Cuyahoga Falls

Little Falls July 2005

State: Ohio

Location: Cuyahoga Falls

Height: 25?

Crest: 50?

Water Source: Cuyahoga River

Waypoint: 41.132N 81.4825W

Summary: The town of Cuyahoga Falls was home to the Big Falls and the Little Falls. The Big Falls is now behind a dam, but the Little Falls remains. This is not a major waterfall but worth visiting if you are in the area after you have visited some of the more interesting falls to the north in the Cuyahoga Valley National park area.

The city of Cuyahoga Falls is located at the southernmost point of the Cuyahoga River. The river begins its journey roughly 40 miles to the north. Near Akron the river encounters an escarpment which forces it back north. The 100 mile long river ends in Lake Erie roughly 30 miles from where it started. The river drops a total of 800 feet and a lot of this happens in the Cuyahoga Falls area. Although the river was unable to carve completely through the escarpment, it carved a deep and impressive gorge that contained a series of falls. The city was named for the Big Falls and Little Falls of the Cuyahoga. In many cities named after waterfalls a dam has replaced the waterfall. This partially happened here. The Little Falls remains, but the Big Falls has been drowned behind a dam.

The Little Falls is located right in downtown Cuyahoga Falls and is at the head of one of the most impressive stretches of the Gorge. Unfortunately there is a major freeway on one side of the gorge, and a large hotel on the other, so getting a closeup views of the falls is not easy. There is an old bridge at the end of Prospect Avenue from which you can get a nice but distance view of the falls, and a very nice view of the gorge downstream of the falls. There is apparently a restaurant in the hotel from which you can get a closer view of the falls. From the street you can get a close view of the small dam just above the falls but not of the falls themselves.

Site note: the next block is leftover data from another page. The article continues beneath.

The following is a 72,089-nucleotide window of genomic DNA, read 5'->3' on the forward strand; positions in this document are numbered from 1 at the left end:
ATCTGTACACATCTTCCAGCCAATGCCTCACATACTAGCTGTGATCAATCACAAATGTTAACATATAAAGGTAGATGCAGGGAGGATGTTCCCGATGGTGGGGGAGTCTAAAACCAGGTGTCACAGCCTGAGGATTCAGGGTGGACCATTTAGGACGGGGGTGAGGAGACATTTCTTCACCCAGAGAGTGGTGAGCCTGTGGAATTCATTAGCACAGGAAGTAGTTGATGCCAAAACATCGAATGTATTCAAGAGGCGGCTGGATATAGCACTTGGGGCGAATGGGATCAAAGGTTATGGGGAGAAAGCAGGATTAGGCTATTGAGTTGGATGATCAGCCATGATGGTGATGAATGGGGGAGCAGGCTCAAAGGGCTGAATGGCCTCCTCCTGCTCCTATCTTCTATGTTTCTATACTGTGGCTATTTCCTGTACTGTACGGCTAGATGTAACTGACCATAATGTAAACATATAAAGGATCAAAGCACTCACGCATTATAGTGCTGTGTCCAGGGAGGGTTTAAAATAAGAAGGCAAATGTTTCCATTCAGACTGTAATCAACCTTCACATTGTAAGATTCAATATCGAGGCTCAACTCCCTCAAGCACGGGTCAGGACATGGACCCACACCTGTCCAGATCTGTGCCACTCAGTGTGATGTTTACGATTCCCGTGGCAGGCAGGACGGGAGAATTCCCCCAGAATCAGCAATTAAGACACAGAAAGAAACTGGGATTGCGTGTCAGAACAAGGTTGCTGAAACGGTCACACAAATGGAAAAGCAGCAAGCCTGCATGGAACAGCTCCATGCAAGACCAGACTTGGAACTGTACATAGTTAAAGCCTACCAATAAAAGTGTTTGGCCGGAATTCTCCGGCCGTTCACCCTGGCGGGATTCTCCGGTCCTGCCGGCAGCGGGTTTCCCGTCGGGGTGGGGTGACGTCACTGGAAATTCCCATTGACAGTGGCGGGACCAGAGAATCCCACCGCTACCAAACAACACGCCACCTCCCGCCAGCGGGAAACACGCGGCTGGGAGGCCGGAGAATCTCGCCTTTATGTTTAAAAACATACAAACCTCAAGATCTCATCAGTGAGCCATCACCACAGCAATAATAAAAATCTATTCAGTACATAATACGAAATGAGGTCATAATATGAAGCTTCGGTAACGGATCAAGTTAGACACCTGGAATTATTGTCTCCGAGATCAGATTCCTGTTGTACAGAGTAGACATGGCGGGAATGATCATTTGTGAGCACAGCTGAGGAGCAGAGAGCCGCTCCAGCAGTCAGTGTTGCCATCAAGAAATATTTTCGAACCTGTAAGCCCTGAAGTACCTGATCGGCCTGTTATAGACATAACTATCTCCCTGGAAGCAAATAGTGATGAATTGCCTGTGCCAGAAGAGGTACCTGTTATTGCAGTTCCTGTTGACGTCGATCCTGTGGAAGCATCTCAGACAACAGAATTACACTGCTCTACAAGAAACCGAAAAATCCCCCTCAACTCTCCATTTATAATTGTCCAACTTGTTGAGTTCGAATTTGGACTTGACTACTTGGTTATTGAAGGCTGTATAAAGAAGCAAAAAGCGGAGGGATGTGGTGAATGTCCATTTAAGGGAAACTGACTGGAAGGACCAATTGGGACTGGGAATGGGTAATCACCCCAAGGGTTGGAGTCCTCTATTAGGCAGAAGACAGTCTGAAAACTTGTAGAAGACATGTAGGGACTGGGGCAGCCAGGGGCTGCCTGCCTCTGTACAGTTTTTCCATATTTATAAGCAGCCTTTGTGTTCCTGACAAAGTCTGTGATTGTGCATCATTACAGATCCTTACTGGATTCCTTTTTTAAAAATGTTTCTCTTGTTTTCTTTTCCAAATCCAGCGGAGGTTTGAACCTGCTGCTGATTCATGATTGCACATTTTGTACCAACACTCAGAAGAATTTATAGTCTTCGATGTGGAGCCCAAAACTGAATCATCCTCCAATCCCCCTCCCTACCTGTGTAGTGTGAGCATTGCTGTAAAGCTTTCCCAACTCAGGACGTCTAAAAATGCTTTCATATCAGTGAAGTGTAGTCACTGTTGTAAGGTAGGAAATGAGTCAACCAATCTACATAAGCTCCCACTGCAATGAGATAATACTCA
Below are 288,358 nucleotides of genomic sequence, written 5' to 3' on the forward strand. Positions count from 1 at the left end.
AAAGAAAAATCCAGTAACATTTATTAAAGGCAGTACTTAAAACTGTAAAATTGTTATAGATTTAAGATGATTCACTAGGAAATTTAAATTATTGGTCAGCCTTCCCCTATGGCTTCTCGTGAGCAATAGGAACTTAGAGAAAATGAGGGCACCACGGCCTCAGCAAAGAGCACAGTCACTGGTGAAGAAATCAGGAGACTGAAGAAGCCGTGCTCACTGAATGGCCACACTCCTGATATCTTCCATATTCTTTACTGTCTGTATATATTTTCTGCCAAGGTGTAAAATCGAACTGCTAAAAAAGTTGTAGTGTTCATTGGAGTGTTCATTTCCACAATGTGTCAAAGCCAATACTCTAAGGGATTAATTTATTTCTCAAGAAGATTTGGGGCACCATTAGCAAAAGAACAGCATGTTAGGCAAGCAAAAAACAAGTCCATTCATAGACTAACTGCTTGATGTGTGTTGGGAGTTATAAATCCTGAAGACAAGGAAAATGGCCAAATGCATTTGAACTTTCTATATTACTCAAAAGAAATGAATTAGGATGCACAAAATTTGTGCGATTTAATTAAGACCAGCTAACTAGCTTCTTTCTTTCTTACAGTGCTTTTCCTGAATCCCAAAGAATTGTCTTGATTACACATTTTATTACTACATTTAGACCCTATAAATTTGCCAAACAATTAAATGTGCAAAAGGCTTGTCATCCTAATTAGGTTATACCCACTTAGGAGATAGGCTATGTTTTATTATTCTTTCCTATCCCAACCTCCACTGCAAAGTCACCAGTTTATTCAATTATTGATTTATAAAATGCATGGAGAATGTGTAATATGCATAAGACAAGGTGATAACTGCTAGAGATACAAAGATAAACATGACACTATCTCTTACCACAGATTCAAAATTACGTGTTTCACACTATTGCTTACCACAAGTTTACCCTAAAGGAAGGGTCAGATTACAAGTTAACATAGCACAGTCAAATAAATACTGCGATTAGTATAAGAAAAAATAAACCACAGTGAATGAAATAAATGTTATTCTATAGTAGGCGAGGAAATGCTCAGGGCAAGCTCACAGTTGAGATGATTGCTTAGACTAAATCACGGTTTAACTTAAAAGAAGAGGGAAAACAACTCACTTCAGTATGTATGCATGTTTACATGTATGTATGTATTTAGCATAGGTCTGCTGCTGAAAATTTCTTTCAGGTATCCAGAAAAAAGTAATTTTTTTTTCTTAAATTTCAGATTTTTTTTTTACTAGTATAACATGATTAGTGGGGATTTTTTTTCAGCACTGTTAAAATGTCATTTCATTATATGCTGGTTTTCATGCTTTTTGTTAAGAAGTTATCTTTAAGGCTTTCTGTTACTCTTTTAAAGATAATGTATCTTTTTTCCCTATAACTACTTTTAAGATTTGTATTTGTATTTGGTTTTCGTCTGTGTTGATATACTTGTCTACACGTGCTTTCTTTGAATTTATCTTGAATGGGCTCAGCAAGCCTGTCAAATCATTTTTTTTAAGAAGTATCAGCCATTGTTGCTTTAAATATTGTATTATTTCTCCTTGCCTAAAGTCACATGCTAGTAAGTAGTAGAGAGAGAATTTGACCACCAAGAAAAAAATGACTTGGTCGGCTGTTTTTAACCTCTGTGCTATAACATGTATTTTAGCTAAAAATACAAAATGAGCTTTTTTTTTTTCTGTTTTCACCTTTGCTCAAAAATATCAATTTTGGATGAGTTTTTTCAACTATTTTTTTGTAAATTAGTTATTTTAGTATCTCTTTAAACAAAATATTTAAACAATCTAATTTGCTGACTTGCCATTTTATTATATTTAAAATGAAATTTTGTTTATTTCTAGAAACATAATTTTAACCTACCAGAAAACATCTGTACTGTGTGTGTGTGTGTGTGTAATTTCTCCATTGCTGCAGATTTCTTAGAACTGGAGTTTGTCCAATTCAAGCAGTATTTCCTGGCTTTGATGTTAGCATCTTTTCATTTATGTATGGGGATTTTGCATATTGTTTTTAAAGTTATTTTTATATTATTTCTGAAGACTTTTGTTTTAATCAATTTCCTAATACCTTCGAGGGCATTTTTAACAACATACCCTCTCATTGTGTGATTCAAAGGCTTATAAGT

The dam and remnants of Big Falls are located in Gorge Metropark just a mile south of the Little Falls. Here trails follow the edge of the gorge and lead to a lookout of the dam. With some effort you can get down to the base of dam and cascades. The original Big Falls was not as high as the current dam, but if it was considerably bigger than the Little Falls it must have been quite impressive.

The Glens trail starts at Gorge Metropark and follows the river upstream. Unfortunately it stays near the rim and does not reach the real interesting part of the gorge nor get anywhere near the Little Falls. With some work you can get down to the river level opposite 100' high cliffs, but working your way upstream to the falls would be very difficult and probably very dangerous.

Highway 8/59 runs right along side of the Cuyahoga gorge. To visit the falls exit on Broad Boulevard, cross the river and take a left on Front Street. The Little Falls are behind the hotel on your left. Prospect Ave, a short dead end street on this side of the river, is past the hotel on the left. If you continue south on Front Street you will find the entrance to Gorge Metropark on your right just before the road crosses the Cuyahoga.

The severely polluted Cuyahoga River caught fire in 1969, and a couple times in earlier decades as well. The fire in 1969 was one of the events which sparked the passage of the Clean Water Act. The river has made a remarkable recovery since. There has been some serious dam removal efforts along the river, and even some talk of restoring Big Falls, although currently that seems to be mostly wishful thinking.

The Big Falls might be Coppacaw Falls. Coppacaw Falls is listed as a waterfall in Summit County Ohio but no exact coordinates are given. The one description I have found of Coppacaw Falls says it is on the Cuyahoga, before its confluence with the Little Cuyahoga River, and in the "gorge". The gorge does not really begin until after the Little Falls, so the Big Falls seems like the best candidate.

[Cleveland Area] Nearby Falls

Brandywine Falls and the other waterfalls of Cuyahoga Valley National Park are only 20 minutes to the north. Mill Creek Falls and the Great Falls of Tinker Creek are another 20 minutes beyond that. These falls are much more accessible than the falls in Cuyahoga falls. The Cuyahoga River does have the advantage of carrying a lot more water in the summer than the other falls in the area.

Photo Gallery

Dam behind Hotel above Little Falls

View of Falls from Bridge

View of Gorge from Bridge

In the Gorge

Glens Trail

The Dam

Remnant of Big Falls

This page has been accessed 109247 times.
Last Modified: Saturday, 09-Jul-2011 21:20:56 MDT.

Waterfalls Page